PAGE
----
Legless Romans

One of the real puzzles from Roman Scotland is this massive gilt bronze leg from Milsington, near Hawick in the Borders. Discovered in 1820, it’s always raised questions. What does it come from? Where’s the rest of it? And why did it end up in a Borders bog? I’ve pondered it idly over the years, but preparing a recent exhibition has given me an excuse to re-examine it.

The Milsington leg
The Milsington leg.

This rush of leg-based enthusiasm was prompted by an imminent deadline – always the best incentive for new research. The Trimontium Trust run an excellent museum in Melrose dedicated to the major Roman fort of Newstead. Each year they put on a special exhibition, and for 2017 we thought the leg would make an excellent puzzle-piece. This led me to have a proper look at it – with some intriguing results.

Let’s start with a description. It dates to around AD 100-180 and comes from a statue of an emperor (or perhaps a governor of Britain), bigger than life size, and once seated on a horse. We can tell this because there’s a hole in his heel which would once have held a spur.

The hole in the heel once held a spur
The hole in the heel once held a spur.
Copy of a statue of the emperor Marcus Aurelius in Rome. Image © John Reid.
Copy of a statue of the emperor Marcus Aurelius in Rome. Image © John Reid.

Such equestrian statues would have looked really impressive – Victorian versions can be seen in our cities today, dominating the streets. Just think of the Duke of Wellington on North Bridge in Edinburgh, or near George Square in Glasgow (complete with traffic cone headgear). Our Roman gent wore a shoe with a thick sole and two-part upper of supple leather, fastened by thongs wrapped round his ankle.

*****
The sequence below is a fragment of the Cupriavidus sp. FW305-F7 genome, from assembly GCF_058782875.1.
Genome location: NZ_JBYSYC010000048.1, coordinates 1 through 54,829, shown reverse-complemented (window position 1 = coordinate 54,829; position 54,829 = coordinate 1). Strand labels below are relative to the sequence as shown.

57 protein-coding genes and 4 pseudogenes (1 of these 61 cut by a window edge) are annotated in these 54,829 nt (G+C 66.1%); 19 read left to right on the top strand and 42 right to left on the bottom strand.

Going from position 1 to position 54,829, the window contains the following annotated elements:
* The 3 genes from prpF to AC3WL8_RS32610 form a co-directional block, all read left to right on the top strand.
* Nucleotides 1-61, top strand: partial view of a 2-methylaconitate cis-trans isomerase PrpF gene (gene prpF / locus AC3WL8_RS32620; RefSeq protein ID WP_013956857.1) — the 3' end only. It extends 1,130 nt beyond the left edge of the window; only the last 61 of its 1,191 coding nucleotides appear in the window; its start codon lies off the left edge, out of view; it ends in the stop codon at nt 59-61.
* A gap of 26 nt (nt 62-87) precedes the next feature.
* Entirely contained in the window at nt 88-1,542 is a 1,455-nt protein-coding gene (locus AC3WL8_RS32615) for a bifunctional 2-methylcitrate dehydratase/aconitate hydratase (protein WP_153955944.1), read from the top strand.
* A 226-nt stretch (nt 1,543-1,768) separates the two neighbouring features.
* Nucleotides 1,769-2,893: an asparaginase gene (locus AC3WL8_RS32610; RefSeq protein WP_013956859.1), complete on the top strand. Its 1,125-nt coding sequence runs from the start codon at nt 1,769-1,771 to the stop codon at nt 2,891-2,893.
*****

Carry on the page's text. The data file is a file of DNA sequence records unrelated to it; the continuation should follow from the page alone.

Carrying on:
The shoe
The shoe.

To understand how it was made, we need to get up close to our Roman leg. The statue was modelled from sheets of wax – the seams are well-finished on the outside but really obvious on the inside – and then cast in bronze, with lead added to the melt to make the metal flow better. It was made in several parts which were then fastened together. Originally the leg was fixed to his cloak, traces of which are visible at the top. The surface was coated in gold, but this stops short of the top – no point wasting good gold in areas that wouldn’t be visible! Other clues come from a series of holes around the calf – used either to fasten bits of the statue together, or in the process of casting to hold parts of the mould in place.

Look inside the leg for hidden clues. At the bottom of the picture is a seam running down the inside of the leg, where the ends of the wax sheet were joined.
Look inside the leg for hidden clues. At the bottom of the picture is a seam running down the inside of the leg, where the ends of the wax sheet were joined.
The outside of the leg is covered with gold, but only the visible bits – the top, which was hidden by a cloak, is plain. The thread runs through one of the original holes used in making the statue.